UK researchers identify new method to detect prostate cancer

24 April 2018 (Last Updated April 24th, 2018 11:47)

Researchers at the University of Dundee in the UK have identified a new imaging technique to enable better diagnosis and management of prostate cancer.

UK researchers identify new method to detect prostate cancer
Prostate cancer is the most common cancer in men in the UK, with over 47,000 new cases diagnosed yearly. Credit: University of Dundee.

Researchers at the University of Dundee in the UK have identified a new imaging technique to enable better diagnosis and management of prostate cancer.

The team observed that the shear wave elastography (SWE) ultrasound process can be a non-invasive and less expensive alternative with more accuracy and reliability in detecting cancer.

Existing diagnostic approaches such as physical examination, blood test, biopsy and MRI scans are considered unreliable, invasive and expensive with limited availability.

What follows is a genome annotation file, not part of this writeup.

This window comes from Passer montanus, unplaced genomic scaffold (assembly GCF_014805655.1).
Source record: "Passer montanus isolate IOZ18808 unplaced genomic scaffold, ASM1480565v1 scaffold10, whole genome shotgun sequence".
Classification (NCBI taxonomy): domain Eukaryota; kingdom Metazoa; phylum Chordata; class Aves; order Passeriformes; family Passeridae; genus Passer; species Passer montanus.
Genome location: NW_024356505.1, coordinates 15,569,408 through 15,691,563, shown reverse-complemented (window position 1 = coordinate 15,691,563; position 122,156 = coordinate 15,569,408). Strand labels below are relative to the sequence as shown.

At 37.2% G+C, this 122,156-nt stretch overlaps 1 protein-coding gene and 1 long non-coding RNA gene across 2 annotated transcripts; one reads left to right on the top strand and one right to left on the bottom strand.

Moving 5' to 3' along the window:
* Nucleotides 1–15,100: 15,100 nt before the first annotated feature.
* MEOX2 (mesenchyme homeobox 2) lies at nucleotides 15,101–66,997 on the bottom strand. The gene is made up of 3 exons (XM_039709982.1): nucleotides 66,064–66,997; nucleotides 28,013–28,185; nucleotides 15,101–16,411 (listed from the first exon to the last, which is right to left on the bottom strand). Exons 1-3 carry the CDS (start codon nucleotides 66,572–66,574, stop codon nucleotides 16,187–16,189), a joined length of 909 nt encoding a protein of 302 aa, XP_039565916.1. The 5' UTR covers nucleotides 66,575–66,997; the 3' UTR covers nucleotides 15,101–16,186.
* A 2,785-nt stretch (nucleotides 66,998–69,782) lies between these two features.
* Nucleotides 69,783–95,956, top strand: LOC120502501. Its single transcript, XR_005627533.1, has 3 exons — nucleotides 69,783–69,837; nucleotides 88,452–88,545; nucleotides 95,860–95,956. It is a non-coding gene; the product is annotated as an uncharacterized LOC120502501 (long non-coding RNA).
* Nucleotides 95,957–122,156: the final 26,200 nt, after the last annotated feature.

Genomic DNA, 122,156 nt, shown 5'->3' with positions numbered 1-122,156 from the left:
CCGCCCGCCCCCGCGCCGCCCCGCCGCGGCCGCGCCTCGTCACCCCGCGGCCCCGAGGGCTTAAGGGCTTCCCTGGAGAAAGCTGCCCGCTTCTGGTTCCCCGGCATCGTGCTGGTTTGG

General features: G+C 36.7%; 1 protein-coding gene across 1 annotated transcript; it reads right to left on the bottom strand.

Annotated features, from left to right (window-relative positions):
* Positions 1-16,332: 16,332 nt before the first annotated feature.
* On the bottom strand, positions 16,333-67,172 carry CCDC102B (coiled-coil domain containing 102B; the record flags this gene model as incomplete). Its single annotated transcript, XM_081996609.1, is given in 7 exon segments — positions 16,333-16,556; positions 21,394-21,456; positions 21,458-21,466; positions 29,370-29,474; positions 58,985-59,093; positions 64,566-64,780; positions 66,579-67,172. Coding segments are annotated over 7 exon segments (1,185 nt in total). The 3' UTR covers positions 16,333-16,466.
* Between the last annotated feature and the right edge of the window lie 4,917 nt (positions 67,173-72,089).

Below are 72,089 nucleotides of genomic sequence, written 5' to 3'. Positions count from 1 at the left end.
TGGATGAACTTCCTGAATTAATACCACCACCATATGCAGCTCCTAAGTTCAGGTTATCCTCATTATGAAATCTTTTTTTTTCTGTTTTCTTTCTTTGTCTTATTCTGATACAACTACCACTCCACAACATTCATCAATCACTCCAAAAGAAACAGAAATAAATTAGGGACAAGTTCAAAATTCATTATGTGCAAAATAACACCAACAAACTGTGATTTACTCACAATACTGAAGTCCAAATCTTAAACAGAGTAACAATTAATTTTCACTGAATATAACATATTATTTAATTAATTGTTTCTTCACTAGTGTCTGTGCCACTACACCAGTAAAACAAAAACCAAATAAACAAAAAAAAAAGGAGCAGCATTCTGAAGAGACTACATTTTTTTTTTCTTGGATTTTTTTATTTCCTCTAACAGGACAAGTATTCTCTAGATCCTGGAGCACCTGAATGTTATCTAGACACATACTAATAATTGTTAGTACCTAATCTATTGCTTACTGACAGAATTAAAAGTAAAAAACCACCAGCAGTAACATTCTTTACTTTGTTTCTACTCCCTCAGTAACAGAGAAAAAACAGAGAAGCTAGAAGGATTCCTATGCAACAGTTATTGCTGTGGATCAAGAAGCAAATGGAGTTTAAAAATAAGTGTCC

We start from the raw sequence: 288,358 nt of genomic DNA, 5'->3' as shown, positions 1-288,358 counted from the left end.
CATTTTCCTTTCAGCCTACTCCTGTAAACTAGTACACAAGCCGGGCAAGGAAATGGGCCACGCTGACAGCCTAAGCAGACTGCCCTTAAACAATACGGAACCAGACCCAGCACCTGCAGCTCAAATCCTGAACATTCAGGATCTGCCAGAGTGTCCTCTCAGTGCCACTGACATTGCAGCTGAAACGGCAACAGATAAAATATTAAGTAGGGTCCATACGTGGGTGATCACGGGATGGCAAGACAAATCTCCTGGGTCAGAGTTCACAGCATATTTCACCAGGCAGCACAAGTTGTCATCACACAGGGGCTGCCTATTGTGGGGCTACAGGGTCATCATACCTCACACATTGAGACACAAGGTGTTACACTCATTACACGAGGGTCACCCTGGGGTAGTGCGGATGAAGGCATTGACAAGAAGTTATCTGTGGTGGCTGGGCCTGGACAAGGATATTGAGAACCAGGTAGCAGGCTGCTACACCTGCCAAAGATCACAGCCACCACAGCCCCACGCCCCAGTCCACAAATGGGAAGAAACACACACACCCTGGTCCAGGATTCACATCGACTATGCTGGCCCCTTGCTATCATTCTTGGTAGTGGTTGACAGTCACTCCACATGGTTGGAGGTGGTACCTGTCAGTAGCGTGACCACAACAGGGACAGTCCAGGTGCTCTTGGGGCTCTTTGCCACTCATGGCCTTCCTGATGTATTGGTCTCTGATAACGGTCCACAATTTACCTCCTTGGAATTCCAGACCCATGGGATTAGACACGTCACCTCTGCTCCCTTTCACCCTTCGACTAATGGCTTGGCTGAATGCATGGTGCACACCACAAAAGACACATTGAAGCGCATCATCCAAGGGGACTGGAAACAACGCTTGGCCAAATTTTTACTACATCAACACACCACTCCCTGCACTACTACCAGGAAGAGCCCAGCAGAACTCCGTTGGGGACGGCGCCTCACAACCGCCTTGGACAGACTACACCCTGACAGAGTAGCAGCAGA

“The team observed that the shear wave elastography (SWE) ultrasound process can be a non-invasive and less expensive alternative with more accuracy and reliability in detecting cancer.”

University of Dundee Surgical Uro-oncology professor Ghulam Nabi said: “We are still in a position where our diagnosis of prostate cancer is extremely inefficient, leading to unnecessary treatments for many patients.

“The new method we have developed shows we can achieve much greater levels of diagnosis, including identifying the difference between cancerous and benign tissue without the need for invasive surgery.”

During the new SWE technique, the shear waves passing through a tumour are measured and leveraged to generate images of the cancerous area.

While the method has been in use for breast cancer and liver diseases, the researchers developed a new probe to facilitate its application for prostate cancer.

In a study with about 200 patients, the ultrasound technology demonstrated capability to detect 89% of prostate cancers, identify more aggressive tumours and those that have started to metastasize.

Nabi added: “We have had cases where the SWE technique has picked up cancers which MRI did not reveal.

“We really need to see this looked at on a wider scale to build more data but there is clearly the potential to really change the way we manage prostate cancer.”